Making apps free
Turns out people like free apps. Last week we made Wedding Anniversaries free for a few days and as expected, the downloads jumped from a few downloads a day to several hundreds each day. This wasn’t really a surprise as apps gone free are always picked up on social media and several websites that collect these apps.
I was sharing my experiences with Aaron, an iOS developer with several apps in the store (he also wrote a great SpriteKit with Swift tutorial guide that you should definitely check out) and he got very excited. Soon he decided to make his weather app Project Rainman also free. He just updated the app so timing was perfect for a small experiment. Then this happened:
And as a result, shortly after this happened:
Turns out the coverage the app got from the “apps gone free” type promotion was enough to boost the app into the top free weather apps in several countries, including the US. The app has beautiful design and it was no wonder it was climbing the charts once it got there. Excited about Aaron’s results, I immediately decided to try the same with Weather Compare, our simple weather comparison app that has been a paid app since it was first launched. To our huge surprise we were able to replicate the success of Project Rainman and also hit the US charts for Free Weather Apps (highest position #21). Within hours the app went from a mere few downloads to 4-digits a day. And here we are after two days:
Now it’s not really a surprise that making apps free boosts your downloads. Nevertheless it was very exciting to experience such download volumes and the amount of feedback also multiplied. What surprised me was the effect on my other apps. Since making the app free, our app portfolio’s downloads have increased by 300-400%. I tried to think about my own behaviour when downloading apps and I can’t recall many times I have checked out the developers’ other apps unless it was a game I really liked and I knew they would have other similar types of apps. However it seems that users tend to do it whatever the app is. The thought of someone downloading Weather Compare and afterwards trying out Move the Lines sounds funny but it looks to happen!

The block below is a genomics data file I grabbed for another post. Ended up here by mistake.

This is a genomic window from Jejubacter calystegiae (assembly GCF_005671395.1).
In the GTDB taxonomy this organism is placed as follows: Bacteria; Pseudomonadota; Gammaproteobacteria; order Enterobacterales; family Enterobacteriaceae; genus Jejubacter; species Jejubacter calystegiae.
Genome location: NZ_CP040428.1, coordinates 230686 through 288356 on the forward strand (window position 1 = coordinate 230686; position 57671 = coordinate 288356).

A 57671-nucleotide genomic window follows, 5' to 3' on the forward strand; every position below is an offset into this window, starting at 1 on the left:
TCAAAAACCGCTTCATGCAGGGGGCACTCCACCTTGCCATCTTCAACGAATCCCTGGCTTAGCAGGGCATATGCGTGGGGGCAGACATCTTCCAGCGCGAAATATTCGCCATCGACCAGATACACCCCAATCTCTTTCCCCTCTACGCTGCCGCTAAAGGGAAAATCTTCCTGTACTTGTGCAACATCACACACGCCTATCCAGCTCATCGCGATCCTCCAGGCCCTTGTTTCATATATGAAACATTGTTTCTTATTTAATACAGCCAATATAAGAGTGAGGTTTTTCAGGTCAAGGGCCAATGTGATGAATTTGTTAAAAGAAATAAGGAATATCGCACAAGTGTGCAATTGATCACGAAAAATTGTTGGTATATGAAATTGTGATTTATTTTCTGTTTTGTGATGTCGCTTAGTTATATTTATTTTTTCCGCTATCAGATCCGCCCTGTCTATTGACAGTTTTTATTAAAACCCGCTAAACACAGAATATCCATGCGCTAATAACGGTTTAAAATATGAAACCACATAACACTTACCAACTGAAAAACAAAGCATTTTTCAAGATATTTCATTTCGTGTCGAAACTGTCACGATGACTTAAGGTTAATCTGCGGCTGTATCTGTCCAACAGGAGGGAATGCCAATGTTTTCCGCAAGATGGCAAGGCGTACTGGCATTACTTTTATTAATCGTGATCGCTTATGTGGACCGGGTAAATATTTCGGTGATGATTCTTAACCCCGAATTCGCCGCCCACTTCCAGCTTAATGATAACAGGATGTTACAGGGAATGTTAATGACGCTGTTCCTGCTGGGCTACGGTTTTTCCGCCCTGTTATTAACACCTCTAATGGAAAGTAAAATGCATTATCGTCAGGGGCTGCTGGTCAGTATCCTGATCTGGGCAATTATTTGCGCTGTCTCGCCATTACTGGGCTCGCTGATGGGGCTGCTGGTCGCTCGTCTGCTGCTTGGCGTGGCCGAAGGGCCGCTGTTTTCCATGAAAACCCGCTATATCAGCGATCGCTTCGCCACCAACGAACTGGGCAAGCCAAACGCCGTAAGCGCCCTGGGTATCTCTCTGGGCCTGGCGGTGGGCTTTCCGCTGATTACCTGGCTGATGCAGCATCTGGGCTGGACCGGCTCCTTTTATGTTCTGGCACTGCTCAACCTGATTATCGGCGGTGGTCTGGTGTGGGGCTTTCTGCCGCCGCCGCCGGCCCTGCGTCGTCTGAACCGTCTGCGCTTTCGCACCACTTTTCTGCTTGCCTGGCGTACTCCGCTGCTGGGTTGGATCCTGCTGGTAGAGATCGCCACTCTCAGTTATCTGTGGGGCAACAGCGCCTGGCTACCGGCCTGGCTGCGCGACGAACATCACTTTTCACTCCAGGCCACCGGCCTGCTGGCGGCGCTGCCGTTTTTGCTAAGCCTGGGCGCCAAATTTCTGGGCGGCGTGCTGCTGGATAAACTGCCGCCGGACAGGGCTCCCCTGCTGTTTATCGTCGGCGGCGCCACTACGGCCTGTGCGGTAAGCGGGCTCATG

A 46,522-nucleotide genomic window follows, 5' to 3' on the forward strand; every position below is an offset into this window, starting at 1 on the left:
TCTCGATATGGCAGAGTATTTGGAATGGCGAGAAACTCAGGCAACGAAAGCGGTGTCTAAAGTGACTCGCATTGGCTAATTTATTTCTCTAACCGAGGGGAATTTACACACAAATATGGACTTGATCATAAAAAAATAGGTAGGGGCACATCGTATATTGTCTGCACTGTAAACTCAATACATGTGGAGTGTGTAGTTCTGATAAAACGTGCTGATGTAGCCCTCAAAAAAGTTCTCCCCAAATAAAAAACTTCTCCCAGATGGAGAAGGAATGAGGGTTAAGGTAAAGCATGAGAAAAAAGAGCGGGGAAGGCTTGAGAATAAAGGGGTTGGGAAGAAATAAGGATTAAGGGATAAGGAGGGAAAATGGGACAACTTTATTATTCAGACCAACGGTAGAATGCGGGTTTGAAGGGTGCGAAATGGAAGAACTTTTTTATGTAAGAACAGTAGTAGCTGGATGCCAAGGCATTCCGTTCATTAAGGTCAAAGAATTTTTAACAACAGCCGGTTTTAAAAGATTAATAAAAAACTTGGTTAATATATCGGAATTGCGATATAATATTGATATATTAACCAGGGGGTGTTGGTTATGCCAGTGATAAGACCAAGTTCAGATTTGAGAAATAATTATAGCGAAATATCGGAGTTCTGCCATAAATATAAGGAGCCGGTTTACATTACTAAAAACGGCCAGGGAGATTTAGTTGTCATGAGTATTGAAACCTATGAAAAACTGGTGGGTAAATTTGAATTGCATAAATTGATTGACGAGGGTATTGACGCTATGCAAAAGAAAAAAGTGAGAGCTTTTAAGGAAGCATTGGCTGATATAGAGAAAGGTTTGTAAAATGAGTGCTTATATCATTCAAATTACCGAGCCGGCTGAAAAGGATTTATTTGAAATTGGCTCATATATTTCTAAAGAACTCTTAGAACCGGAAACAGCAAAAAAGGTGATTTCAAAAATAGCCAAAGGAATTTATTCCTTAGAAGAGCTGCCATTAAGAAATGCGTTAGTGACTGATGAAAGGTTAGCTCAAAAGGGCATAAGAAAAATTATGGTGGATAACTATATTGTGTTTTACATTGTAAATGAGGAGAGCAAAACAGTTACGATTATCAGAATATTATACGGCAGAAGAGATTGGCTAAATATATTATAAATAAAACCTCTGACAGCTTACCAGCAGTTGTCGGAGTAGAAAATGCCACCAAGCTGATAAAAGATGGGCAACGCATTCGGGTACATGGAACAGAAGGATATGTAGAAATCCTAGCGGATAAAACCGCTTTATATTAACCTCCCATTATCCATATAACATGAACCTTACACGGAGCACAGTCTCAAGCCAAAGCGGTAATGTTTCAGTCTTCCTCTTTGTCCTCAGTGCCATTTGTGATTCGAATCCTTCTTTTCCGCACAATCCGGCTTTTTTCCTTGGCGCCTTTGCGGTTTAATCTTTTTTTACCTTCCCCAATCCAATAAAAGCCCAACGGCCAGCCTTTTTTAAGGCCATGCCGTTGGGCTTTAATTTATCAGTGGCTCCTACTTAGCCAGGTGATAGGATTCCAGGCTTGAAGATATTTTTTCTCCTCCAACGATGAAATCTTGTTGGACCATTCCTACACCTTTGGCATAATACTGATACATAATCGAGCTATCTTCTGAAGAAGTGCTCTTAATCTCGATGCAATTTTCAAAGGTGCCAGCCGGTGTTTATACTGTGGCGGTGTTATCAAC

I fully expect Weather Compare to crash through the download charts soon but it doesn’t mean this wasn’t a huge learning experience. We got a lot of feedback, mostly users complaining about not finding the option to change the measurement system. Weather Compare was one of my first personal apps and at the time it was fairly normal to put settings under the System Settings view. However our users don’t seem to find it and thus we plan to add a separate settings view into the app where users can change this. Maybe even a simple popup on the first app launch as you’d expect users to only set this once.
The main thing I learnt from making apps free was the boost I got on all the other apps. I totally underestimated the effect on downloads for all the other apps and I think this may be a very valuable tip for the future. On our next app release I plan to make all our apps free for a few days to hope build an audience the same way. Wether it will have an effect will be seen but during the first few days of an app launch every little bit helps.
If you’ve had similar experiences and if you use app discounts to promote your other apps, we would love to hear more! Contact us at contact (at) darksquaregames.com
Apple Museum in Prague
You heard me right! I was walking through the city of Prague in Czech Republic when I saw an Apple logo on a window in the city center. To my big surprise the logo didn’t turn out to be of an Apple retailer but a museum! Apparently just weeks before my visit, an anonymous collector opened up the largest private collection of Apple products in the world. Calling themselves the Apple Museum. It was too random of a coincidence to find this place so I had to pay it a visit. I spent a good hour walking around the exhibition of nearly 500 Apple products
The Apple Museum was very atmospheric inside. On the background they played what i believe was Steve Jobs’s Stanford Commencement Address from 2005 and the walls were filled with quotes or covered with timelines of important events of the company history. The exhibition was set in two floors, with rooms dedicated to different areas and eras of Apple history and products. The museum was nicely and openly laid out and it was very interesting to walk through the steps of Apple’s history. In addition to the exhibition, they also just opened a small cafe called Steve’s Food that served raw vegan food. They were also about to open up an Apple shop but unfortunately they couldn’t tell me more about it.
I would definitely recommend visiting the Apple Museum if you are interested in Apple products and their history. I was fairly familiar with the history of the company beforehand but I’d seen most of the products only in photos and it was a great opportunity to see them all from close up. Compared to the surprisingly high museum prices in Prague, the ticket prices were also quite cheap and there was definitely a lot to see. As an added bonus, the museum claims that all the proceedings are donated to charity purposes so you’ll be basically doing a good thing!